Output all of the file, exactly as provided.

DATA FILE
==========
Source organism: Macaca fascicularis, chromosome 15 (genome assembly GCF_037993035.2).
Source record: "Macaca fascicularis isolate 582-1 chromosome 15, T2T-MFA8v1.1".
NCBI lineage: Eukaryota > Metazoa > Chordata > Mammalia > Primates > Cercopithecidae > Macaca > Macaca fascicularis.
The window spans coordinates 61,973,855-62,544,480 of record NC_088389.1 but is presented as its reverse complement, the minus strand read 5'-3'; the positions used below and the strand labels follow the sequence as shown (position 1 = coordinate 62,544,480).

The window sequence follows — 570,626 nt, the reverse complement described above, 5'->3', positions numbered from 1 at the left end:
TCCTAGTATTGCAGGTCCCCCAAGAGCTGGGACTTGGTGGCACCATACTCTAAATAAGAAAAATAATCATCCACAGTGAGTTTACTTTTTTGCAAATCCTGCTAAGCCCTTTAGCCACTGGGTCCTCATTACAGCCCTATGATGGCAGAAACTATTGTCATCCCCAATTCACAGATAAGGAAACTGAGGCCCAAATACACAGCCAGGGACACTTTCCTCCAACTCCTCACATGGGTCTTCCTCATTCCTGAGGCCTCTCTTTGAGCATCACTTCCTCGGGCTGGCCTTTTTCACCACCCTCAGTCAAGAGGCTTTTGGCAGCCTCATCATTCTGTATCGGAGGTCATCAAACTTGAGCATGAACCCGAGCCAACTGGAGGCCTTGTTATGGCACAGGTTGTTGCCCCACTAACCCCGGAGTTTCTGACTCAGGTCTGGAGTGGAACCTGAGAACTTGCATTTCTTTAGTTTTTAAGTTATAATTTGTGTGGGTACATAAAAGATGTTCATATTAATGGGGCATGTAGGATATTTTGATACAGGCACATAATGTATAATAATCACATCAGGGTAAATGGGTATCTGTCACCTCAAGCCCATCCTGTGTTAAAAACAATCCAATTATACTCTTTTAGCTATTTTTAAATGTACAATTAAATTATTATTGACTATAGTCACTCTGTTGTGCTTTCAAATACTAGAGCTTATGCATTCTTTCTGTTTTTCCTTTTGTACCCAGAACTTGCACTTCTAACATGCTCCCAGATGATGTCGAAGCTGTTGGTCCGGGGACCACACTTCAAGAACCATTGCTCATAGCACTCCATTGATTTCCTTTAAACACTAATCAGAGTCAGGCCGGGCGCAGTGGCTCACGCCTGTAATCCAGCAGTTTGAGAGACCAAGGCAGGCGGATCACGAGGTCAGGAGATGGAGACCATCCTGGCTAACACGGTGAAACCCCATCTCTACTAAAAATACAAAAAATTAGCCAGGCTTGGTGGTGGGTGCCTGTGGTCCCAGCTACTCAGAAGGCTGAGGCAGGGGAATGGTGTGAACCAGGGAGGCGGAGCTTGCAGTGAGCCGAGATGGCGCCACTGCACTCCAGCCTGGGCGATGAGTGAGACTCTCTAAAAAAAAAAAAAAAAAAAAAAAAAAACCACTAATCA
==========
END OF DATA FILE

Source organism: Macaca fascicularis, chromosome 15 (genome assembly GCF_037993035.2).
Source record: "Macaca fascicularis isolate 582-1 chromosome 15, T2T-MFA8v1.1".
NCBI lineage: Eukaryota > Metazoa > Chordata > Mammalia > Primates > Cercopithecidae > Macaca > Macaca fascicularis.
The window spans coordinates 61,973,855-62,544,480 of record NC_088389.1 but is presented as its reverse complement, the minus strand read 5'-3'; the positions used below and the strand labels follow the sequence as shown (position 1 = coordinate 62,544,480).

The window sequence follows — 570,626 nt, the reverse complement described above, 5'->3', positions numbered from 1 at the left end:
TCCTAGTATTGCAGGTCCCCCAAGAGCTGGGACTTGGTGGCACCATACTCTAAATAAGAAAAATAATCATCCACAGTGAGTTTACTTTTTTGCAAATCCTGCTAAGCCCTTTAGCCACTGGGTCCTCATTACAGCCCTATGATGGCAGAAACTATTGTCATCCCCAATTCACAGATAAGGAAACTGAGGCCCAAATACACAGCCAGGGACACTTTCCTCCAACTCCTCACATGGGTCTTCCTCATTCCTGAGGCCTCTCTTTGAGCATCACTTCCTCGGGCTGGCCTTTTTCACCACCCTCAGTCAAGAGGCTTTTGGCAGCCTCATCATTCTGTATCGGAGGTCATCAAACTTGAGCATGAACCCGAGCCAACTGGAGGCCTTGTTATGGCACAGGTTGTTGCCCCACTAACCCCGGAGTTTCTGACTCAGGTCTGGAGTGGAACCTGAGAACTTGCATTTCTTTAGTTTTTAAGTTATAATTTGTGTGGGTACATAAAAGATGTTCATATTAATGGGGCATGTAGGATATTTTGATACAGGCACATAATGTATAATAATCACATCAGGGTAAATGGGTATCTGTCACCTCAAGCCCATCCTGTGTTAAAAACAATCCAATTATACTCTTTTAGCTATTTTTAAATGTACAATTAAATTATTATTGACTATAGTCACTCTGTTGTGCTTTCAAATACTAGAGCTTATGCATTCTTTCTGTTTTTCCTTTTGTACCCAGAACTTGCACTTCTAACATGCTCCCAGATGATGTCGAAGCTGTTGGTCCGGGGACCACACTTCAAGAACCATTGCTCATAGCACTCCATTGATTTCCTTTAAACACTAATCAGAGTCAGGCCGGGCGCAGTGGCTCACGCCTGTAATCCAGCAGTTTGAGAGACCAAGGCAGGCGGATCACGAGGTCAGGAGATGGAGACCATCCTGGCTAACACGGTGAAACCCCATCTCTACTAAAAATACAAAAAATTAGCCAGGCTTGGTGGTGGGTGCCTGTGGTCCCAGCTACTCAGAAGGCTGAGGCAGGGGAATGGTGTGAACCAGGGAGGCGGAGCTTGCAGTGAGCCGAGATGGCGCCACTGCACTCCAGCCTGGGCGATGAGTGAGACTCTCTAAAAAAAAAAAAAAAAAAAAAAAAAAACCACTAATCA